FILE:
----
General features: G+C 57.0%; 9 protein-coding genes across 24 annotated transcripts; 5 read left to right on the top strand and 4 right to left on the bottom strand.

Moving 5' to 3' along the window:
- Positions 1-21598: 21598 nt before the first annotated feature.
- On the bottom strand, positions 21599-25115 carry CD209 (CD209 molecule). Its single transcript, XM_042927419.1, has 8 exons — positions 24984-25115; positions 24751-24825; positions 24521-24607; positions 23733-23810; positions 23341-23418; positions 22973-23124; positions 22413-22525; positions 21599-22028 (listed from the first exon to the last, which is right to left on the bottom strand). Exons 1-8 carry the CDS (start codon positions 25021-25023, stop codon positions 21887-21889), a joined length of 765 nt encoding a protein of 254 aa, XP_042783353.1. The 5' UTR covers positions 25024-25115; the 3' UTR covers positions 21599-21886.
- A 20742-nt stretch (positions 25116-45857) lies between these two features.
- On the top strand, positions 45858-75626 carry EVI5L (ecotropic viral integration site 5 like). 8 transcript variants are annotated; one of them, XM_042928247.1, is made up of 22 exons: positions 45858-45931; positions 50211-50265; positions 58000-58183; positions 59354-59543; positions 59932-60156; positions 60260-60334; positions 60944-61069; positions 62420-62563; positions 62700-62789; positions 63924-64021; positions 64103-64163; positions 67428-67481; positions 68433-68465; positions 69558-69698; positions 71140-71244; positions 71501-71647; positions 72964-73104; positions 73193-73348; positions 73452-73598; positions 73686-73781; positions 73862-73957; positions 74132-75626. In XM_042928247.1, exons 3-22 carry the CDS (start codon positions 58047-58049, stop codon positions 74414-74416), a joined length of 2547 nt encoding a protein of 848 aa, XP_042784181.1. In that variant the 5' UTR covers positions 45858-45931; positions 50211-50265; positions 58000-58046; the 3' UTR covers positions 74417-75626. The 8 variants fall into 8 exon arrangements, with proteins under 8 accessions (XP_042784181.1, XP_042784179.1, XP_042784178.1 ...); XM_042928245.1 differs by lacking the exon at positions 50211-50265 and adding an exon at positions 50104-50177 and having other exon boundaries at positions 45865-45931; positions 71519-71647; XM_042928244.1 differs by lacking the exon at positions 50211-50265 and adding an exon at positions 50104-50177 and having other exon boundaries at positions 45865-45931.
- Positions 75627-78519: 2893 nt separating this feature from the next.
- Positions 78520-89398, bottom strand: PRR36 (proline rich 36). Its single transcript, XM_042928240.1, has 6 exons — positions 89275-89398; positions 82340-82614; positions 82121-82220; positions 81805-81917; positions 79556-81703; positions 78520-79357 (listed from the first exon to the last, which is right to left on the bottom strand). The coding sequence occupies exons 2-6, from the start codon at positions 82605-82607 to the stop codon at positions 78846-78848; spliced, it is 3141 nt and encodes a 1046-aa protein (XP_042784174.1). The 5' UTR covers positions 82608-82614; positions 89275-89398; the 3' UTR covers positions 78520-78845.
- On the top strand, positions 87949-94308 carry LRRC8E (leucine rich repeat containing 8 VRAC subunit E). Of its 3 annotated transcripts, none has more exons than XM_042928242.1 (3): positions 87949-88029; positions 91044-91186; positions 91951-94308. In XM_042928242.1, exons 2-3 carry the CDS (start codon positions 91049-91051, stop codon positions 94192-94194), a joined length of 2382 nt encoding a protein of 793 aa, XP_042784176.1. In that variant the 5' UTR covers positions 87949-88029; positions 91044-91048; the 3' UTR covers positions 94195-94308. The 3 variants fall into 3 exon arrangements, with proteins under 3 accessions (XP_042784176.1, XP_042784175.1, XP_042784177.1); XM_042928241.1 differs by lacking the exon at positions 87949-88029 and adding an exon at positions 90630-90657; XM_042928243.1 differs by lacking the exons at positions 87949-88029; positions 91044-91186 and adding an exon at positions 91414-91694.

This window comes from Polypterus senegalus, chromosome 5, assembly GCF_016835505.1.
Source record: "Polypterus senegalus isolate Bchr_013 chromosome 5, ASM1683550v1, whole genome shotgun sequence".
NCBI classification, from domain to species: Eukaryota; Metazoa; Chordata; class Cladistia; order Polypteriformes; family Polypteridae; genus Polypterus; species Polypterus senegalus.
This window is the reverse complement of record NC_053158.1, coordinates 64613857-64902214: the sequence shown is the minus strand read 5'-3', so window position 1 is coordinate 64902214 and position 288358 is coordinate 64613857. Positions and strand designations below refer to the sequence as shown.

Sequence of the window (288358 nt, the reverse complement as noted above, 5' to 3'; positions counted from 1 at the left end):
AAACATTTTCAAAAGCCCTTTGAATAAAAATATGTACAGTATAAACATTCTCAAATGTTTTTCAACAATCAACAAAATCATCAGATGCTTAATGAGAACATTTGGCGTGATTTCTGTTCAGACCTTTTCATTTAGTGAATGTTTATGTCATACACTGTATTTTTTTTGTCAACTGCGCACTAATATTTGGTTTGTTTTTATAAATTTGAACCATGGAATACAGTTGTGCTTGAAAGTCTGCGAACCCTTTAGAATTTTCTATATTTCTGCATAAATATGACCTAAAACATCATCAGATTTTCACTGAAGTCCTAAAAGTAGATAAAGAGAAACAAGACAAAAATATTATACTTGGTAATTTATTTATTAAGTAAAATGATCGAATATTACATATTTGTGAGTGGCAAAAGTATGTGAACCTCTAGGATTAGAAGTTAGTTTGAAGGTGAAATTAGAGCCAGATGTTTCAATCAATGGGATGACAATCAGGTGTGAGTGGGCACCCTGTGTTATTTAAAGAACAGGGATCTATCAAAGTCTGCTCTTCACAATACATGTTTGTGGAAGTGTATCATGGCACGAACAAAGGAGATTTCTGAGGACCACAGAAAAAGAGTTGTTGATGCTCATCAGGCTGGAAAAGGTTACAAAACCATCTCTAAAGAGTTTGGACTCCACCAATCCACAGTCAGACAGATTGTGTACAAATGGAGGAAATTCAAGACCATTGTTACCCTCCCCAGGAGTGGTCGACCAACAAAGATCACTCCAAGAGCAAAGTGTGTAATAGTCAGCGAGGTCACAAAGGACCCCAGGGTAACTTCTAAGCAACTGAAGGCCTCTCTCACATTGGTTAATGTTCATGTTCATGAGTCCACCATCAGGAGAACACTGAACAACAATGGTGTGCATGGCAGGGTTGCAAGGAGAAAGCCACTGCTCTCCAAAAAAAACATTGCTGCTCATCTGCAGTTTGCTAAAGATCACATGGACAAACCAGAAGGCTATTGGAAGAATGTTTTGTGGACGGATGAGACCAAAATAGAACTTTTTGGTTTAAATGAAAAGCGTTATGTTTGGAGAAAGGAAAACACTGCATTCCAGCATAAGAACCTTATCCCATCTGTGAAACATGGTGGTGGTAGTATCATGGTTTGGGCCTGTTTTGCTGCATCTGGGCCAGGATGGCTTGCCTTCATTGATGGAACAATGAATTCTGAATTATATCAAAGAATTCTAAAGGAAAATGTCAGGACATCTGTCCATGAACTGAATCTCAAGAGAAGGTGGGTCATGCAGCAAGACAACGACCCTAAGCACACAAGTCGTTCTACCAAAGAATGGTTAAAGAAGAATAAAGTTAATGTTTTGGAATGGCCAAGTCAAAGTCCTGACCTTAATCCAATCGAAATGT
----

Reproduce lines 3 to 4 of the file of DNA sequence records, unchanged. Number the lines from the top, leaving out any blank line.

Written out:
- Positions 1-21598: 21598 nt before the first annotated feature.
- On the bottom strand, positions 21599-25115 carry CD209 (CD209 molecule). Its single transcript, XM_042927419.1, has 8 exons — positions 24984-25115; positions 24751-24825; positions 24521-24607; positions 23733-23810; positions 23341-23418; positions 22973-23124; positions 22413-22525; positions 21599-22028 (listed from the first exon to the last, which is right to left on the bottom strand). Exons 1-8 carry the CDS (start codon positions 25021-25023, stop codon positions 21887-21889), a joined length of 765 nt encoding a protein of 254 aa, XP_042783353.1. The 5' UTR covers positions 25024-25115; the 3' UTR covers positions 21599-21886.